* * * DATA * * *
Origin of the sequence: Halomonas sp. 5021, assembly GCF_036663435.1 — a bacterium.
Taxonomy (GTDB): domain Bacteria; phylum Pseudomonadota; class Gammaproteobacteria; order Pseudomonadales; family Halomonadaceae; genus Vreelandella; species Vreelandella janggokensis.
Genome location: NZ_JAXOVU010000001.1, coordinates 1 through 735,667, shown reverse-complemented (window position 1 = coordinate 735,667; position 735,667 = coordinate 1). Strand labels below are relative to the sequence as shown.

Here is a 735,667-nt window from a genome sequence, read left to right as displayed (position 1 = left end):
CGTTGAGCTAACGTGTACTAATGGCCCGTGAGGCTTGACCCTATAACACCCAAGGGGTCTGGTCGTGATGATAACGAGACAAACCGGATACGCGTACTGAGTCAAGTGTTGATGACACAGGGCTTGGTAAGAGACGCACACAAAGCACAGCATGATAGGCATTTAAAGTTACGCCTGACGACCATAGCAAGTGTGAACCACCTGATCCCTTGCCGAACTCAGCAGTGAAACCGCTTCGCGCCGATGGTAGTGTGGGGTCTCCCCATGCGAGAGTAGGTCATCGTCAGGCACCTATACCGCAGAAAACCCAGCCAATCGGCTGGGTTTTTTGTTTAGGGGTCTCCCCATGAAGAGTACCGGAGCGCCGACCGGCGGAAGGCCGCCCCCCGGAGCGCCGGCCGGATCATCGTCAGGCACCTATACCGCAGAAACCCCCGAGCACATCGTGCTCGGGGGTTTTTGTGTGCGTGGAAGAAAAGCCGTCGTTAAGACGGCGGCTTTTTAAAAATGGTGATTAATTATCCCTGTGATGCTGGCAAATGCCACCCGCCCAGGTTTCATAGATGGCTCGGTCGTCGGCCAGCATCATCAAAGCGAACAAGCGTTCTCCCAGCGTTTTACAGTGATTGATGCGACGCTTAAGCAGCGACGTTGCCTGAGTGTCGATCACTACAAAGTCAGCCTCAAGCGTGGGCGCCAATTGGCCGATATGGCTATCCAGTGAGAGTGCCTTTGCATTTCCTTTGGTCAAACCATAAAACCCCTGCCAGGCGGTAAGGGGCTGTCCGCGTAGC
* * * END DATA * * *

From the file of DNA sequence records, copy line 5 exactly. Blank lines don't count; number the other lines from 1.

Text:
CGTTGAGCTAACGTGTACTAATGGCCCGTGAGGCTTGACCCTATAACACCCAAGGGGTCTGGTCGTGATGATAACGAGACAAACCGGATACGCGTACTGAGTCAAGTGTTGATGACACAGGGCTTGGTAAGAGACGCACACAAAGCACAGCATGATAGGCATTTAAAGTTACGCCTGACGACCATAGCAAGTGTGAACCACCTGATCCCTTGCCGAACTCAGCAGTGAAACCGCTTCGCGCCGATGGTAGTGTGGGGTCTCCCCATGCGAGAGTAGGTCATCGTCAGGCACCTATACCGCAGAAAACCCAGCCAATCGGCTGGGTTTTTTGTTTAGGGGTCTCCCCATGAAGAGTACCGGAGCGCCGACCGGCGGAAGGCCGCCCCCCGGAGCGCCGGCCGGATCATCGTCAGGCACCTATACCGCAGAAACCCCCGAGCACATCGTGCTCGGGGGTTTTTGTGTGCGTGGAAGAAAAGCCGTCGTTAAGACGGCGGCTTTTTAAAAATGGTGATTAATTATCCCTGTGATGCTGGCAAATGCCACCCGCCCAGGTTTCATAGATGGCTCGGTCGTCGGCCAGCATCATCAAAGCGAACAAGCGTTCTCCCAGCGTTTTACAGTGATTGATGCGACGCTTAAGCAGCGACGTTGCCTGAGTGTCGATCACTACAAAGTCAGCCTCAAGCGTGGGCGCCAATTGGCCGATATGGCTATCCAGTGAGAGTGCCTTTGCATTTCCTTTGGTCAAACCATAAAACCCCTGCCAGGCGGTAAGGGGCTGTCCGCGTAGC